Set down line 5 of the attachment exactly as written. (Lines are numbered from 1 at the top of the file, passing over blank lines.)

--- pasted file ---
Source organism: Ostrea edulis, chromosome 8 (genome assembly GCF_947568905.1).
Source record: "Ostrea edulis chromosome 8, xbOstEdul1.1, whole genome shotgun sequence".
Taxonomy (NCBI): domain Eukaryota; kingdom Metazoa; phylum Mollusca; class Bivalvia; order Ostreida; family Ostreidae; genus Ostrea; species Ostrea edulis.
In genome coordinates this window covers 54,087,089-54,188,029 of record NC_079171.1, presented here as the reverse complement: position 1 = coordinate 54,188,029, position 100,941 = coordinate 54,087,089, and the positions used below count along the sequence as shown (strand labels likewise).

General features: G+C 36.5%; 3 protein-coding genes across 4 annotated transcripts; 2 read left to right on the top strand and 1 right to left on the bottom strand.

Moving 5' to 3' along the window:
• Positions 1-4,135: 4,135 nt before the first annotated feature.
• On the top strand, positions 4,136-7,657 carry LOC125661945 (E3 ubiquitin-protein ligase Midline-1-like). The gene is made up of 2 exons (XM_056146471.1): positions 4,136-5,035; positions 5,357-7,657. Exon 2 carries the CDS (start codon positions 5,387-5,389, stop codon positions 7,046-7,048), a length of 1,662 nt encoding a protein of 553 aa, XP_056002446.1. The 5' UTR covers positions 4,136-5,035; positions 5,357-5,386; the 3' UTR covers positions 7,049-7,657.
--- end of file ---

General features: G+C 36.5%; 3 protein-coding genes across 4 annotated transcripts; 2 read left to right on the top strand and 1 right to left on the bottom strand.